( Id. at 42.) Officers Osterman and Pike received training in the use of PR-24s during their initial academy training and received additional training during in-service training. ( See id.; see also Streicher Dep. 12.) That Chief Streicher and City Manager Lemmie could not, during their depositions, articulate specific metrics by which the adequacy of police training could be measured is insufficient to create a fact question as to whether the City had an official policy or custom that caused the alleged constitutional violation in this case.
It is true that a municipality may ratify the acts of its employees and subject itself to § 1983 liability if it fails to meaningfully investigate alleged constitutional violations. Otero v. Wood, 316 F. Supp. 2d 612, 627 (S.D. Ohio 2004). However, Plaintiffs do not allege that the City did not investigate Jones' death — nor could they. There were three official investigations into the Jones incident. First, the CPD deployed its internal Criminal Investigation Section to determine what happened and prepare a report for Chief Streicher. (Streicher Dep. 23.) That report concluded that the officers had not violated any CPD policies and should not be disciplined. (Lemmie Dep. 65.) Simultaneously, the Citizens Complaint Authority conducted its own investigation and prepared a report. ( Id. at 24.) That report concluded, among other things, that Officers Pike, Osterman, and Abrams used an excessive number of baton strikes during Jones' arrest and recommended "severe disciplinary sanctions" against them. (Glenn Dep. Ex. 1 at 45.) Both the CPD internal investigation and the CCA reports were submitted to the City Manager, who reviewed both reports and decided not to discipline the involved officers. (Lemmie Dep. 63-64; Lemmie Dep. Ex. 2.) Finally, the CPD gave its report on the incident to the Hamilton County Prosecutor's Office for a determination as to whether the officers had committed a crime. ( Id. at 25-26.) On March 22, 2004, the Hamilton County Prosecuting Attorney ruled that the officers did not violate any Ohio criminal statutes. (Glenn Dep. Ex. 1 at 33.) While Plaintiffs are correct that the City did not discipline any of the involved officers, that in itself does not constitute evidence that the City had a custom of allowing officers to disregard police policies and procedures: a failure to discipline is not a failure to investigate.
To summarize, Plaintiffs do not present any evidence to support their assertion that the City "created a culture which allowed for disregard of policies protecting Mr. Jones' constitutional rights," nor do they otherwise demonstrate that the City's facially constitutional use-of-force policy was consistently implemented to result in constitutional violations with explicit or implicit ratification by city policymakers.
2. Failure to Provide Adequate Medical Care
Plaintiffs claim that the City is liable for Jones' death because it was aware of the risks of positional asphyxia but failed to adequately train officers how to prevent it. The Supreme Court recently articulated the high threshold a plaintiff must cross in order to hold a municipality liable under a failure-to-train theory:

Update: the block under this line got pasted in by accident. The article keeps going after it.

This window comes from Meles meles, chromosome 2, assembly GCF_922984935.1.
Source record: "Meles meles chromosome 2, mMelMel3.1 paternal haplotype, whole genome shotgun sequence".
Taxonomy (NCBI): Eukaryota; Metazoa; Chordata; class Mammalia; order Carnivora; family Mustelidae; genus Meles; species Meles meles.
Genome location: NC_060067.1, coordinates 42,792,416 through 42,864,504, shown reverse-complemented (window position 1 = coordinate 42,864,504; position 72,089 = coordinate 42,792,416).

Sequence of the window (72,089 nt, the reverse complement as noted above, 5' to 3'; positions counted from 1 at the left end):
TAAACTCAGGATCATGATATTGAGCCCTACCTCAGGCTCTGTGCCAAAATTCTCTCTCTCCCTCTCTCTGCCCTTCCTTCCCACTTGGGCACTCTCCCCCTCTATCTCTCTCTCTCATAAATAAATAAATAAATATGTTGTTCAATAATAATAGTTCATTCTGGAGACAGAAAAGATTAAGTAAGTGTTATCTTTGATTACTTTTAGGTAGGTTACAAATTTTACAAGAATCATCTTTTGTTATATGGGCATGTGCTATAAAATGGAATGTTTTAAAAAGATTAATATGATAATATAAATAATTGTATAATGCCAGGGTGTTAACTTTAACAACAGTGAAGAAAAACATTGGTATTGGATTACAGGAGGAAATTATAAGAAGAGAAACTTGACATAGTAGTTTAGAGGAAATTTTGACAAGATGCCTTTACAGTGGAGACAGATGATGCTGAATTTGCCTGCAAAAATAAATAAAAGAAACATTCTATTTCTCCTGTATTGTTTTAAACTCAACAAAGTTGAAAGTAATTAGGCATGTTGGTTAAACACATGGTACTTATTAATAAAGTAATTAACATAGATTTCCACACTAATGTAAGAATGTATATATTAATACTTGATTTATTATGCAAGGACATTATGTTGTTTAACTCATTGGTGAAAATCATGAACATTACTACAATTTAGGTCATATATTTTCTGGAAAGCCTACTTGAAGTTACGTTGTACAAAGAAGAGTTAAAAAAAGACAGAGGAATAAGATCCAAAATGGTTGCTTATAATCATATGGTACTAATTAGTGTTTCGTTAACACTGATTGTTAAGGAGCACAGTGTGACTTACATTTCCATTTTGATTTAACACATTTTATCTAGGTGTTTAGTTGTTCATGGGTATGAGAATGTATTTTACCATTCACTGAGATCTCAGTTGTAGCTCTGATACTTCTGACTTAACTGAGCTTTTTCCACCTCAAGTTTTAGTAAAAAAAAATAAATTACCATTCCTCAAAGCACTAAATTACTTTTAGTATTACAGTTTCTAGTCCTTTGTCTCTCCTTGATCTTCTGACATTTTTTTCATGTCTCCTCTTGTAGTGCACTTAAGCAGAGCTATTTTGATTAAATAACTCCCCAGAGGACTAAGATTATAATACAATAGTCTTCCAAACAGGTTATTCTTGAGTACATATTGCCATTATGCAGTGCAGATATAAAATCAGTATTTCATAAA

In limited circumstances, a local government's decision not to train certain employees about their legal duty to avoid violating citizens' rights may rise to the level of an official government policy for purposes of § 1983. A municipality's culpability for a deprivation of rights is at its most tenuous where a claim turns on a failure to train. . . . To satisfy the statute, a municipality's failure to train its employees in a relevant respect must amount to "deliberate indifference to the rights of persons with whom the [untrained employees] come into contact." Canton [v. Harris], 489 U.S. [378,] 388 [(1989)]. Only then "can such a shortcoming be properly thought of as a city `policy or custom' that is actionable under § 1983." Id. at 389.Connick v. Thompson, 131 S. Ct. 1350, 1359-60 (2011) (internal citations omitted). "Deliberate indifference is a stringent standard of fault, requiring proof that a municipal actor disregarded a known or obvious consequence of his action." Bd. of Cnty Comm'rs of Bryan Cnty, Okl. v. Brown, 520 U.S. 397, 410 (1997). "Thus, when city policymakers are on actual or constructive notice that a particular omission in their training program causes city employees to violate citizens' constitutional rights, the city may be deemed deliberately indifferent if the policymakers choose to retain that program." Connick, 131 S. Ct. at 1360 (citing Bryan Cnty., 520 U.S. at 407). "A pattern of similar constitutional violations by untrained employees is `ordinarily necessary' to demonstrate deliberate indifference for purposes of failure to train." Id. (citing Bryan Cnty., 520 U.S. at 409). "Without notice that a course of training is deficient in a particular respect, decisionmakers can hardly be said to have deliberately chosen a training program that will cause violations of constitutional rights." Id.